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Shattering Stereotypes: Women in Construction, A Perspective from the Middle East

In the world of construction, where cranes paint the skyline and steel structures touch the clouds, women have been quietly shaping the narrative of change. What do I mean by that exactly? Just that women are taking up more space, not only in the professional environment at large, but in leadership positions too. This trend appears to be a global one, but I’d like to share my perspective as a woman working in the Middle East.

Let’s start with some numbers, tangible proof of a paradigm shift. Over the last decade, the percentage of women working across Dubai, Abu Dhabi and Saudi Arabia has swelled. The latest available data shows that women have reached 57% of all UAE nationals employed in the private sector, a testament to the country’s commitment to diversity and inclusivity.1

Dubai, with its audacious skyline and avant-garde architecture, stands as a symbol of this progress. Here, women armed with passion and belief aren’t just entering the industry; they are rising to the top. Where once we were invited to the table merely as a token gesture, now our contributions are being recognised and reflected in the iconic landscape of the city.

The journey towards gender equality begins with education – and this is no different when it comes to construction. The UAE is witnessing a surge in programmes encouraging young women to pursue careers in the science, technology, engineering and mathematics (STEM) fields. As a result, 61 per cent of UAE university graduates in STEM subjects are women, a figure that reaches 57 per cent across the rest of the Arab world.2 This represents a healthy pipeline of talented professionals ready to make their mark in construction.

But the UAE isn’t the only country making strides in this way. Women represent over 50 per cent of all
graduates in Saudi Arabia too.3 In fact, the country is crafting a new narrative for its future under its Vision 2030 initiative (a plan to diversify the economy away from its reliance on oil), spearheaded by Crown Prince Mohammed bin Salman. Women, once confined by traditional norms, are now beginning to step into the spotlight in the construction industry, contributing skills and new perspectives to projects that are redefining the boundaries of possibility. Take, for example, Abeer AlAkel, who has become CEO at the Royal Commission for AlUla. She will oversee the sustainable development of the historic location – Saudi Arabia’s first recognised UNESCO World Heritage Site – transforming it into a global destination. There’s a long road ahead, but Saudi Arabia is pushing for a more inclusive working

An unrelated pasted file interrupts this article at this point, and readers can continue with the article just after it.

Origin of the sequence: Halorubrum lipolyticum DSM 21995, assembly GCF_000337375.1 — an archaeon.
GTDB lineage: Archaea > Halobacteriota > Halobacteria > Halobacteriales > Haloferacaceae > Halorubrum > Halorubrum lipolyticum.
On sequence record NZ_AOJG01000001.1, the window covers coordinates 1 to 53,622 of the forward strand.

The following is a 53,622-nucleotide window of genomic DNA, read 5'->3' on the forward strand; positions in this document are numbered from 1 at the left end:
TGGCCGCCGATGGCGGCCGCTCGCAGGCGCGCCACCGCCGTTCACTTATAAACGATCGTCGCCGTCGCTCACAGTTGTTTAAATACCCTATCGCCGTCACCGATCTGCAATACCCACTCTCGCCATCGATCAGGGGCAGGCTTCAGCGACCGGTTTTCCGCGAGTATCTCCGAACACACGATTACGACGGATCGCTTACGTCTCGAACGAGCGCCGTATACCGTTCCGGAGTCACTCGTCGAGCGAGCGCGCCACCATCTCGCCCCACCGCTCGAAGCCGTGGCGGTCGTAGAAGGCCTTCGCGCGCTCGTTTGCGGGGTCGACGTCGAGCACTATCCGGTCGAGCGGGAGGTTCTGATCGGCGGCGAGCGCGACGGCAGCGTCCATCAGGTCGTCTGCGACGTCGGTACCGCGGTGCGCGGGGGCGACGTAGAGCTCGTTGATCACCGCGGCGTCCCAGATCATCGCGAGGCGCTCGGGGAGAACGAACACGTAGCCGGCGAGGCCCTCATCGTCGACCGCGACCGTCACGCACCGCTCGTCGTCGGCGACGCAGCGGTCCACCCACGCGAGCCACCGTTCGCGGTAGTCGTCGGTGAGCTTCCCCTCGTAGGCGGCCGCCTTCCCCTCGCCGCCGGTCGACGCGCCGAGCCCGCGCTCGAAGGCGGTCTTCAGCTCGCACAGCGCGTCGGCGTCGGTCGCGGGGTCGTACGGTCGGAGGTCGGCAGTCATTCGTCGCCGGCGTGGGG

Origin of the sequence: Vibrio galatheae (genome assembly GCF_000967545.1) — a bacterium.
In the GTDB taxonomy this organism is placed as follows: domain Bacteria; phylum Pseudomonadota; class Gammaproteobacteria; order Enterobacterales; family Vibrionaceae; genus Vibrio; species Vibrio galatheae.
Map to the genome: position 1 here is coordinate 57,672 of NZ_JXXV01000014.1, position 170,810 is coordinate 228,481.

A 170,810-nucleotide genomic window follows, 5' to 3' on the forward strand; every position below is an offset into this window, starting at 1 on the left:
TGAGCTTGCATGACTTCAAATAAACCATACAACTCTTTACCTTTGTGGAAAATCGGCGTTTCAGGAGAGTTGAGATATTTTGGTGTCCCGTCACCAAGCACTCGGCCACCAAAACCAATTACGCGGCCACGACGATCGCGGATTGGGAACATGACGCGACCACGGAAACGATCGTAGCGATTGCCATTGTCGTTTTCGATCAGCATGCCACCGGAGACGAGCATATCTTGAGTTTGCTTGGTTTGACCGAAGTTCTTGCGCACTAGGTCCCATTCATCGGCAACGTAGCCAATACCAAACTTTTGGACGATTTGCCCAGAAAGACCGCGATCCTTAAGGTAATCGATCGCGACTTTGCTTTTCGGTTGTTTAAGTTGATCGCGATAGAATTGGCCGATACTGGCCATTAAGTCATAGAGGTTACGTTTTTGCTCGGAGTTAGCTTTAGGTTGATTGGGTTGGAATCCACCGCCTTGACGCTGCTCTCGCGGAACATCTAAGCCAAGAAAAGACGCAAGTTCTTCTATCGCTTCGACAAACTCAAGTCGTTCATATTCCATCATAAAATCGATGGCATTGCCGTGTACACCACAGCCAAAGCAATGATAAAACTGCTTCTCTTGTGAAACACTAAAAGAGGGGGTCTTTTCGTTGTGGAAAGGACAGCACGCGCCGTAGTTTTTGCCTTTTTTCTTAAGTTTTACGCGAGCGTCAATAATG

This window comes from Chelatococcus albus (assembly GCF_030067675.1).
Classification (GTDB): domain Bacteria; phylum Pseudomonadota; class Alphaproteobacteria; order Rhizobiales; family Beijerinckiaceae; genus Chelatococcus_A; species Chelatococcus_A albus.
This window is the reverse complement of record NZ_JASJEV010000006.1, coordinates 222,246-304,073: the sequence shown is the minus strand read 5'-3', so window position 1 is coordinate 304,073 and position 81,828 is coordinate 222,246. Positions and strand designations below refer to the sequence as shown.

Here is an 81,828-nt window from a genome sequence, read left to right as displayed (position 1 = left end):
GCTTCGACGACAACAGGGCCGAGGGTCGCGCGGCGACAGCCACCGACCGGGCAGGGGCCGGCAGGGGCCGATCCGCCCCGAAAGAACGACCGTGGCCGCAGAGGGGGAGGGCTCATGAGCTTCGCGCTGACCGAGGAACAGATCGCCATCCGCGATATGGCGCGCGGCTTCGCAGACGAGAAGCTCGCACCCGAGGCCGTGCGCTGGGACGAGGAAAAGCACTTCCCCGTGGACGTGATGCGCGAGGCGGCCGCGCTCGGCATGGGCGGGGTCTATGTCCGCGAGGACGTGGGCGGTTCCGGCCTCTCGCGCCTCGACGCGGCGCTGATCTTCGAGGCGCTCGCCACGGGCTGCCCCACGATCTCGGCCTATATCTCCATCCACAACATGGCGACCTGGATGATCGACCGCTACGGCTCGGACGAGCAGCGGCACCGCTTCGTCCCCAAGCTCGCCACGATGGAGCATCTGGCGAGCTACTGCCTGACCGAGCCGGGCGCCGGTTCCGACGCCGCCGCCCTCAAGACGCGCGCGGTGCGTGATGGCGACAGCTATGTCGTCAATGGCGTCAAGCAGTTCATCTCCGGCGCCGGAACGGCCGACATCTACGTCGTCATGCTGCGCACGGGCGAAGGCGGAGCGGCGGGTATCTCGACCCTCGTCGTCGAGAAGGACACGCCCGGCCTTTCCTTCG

environment. One of the kingdom’s goals under Vision 20304 is to increase women’s participation in the workforce from 22% to 30%.

On a more personal note, my experience of the Middle Eastern construction scene has been both challenging and rewarding. Despite some stereotypes ringing true at times, they have been eclipsed by the genuine curiosity and openness I’ve encountered. As a woman contributing to high-stakes discussions, I’ve found a supportive environment that values diversity not as a tick-box exercise but as a catalyst for innovation. Interestingly, I’ve seen that the region can be more open to having young, passionate women in conversations than in Europe – a reality I embrace while cherishing my European roots.

Women aren’t just invited to the table here; in some cases, we’re steering the conversation. The region’s leaders recognise the immense value that diverse perspectives, especially those of women, can bring to construction project management and execution. Our higher emotional intelligence and knack for reading people seem to be assets in this field.

So, as we continue navigating the ever-evolving landscape of construction, it is important that we acknowledge and celebrate progress for women in the Middle East. The numbers speak volumes. The projects epitomise innovation. And the personal stories of women in construction continue to inspire. We aren’t just witnessing change; we are actively participating in it.


The United Arab Emirates’ National Report, 2019
3 Vision 2030 – Kingdom of Saudi Arabia –
4 Vision 2030 – Kingdom of Saudi Arabia –


Zulema Sanchis – Director, Accuracy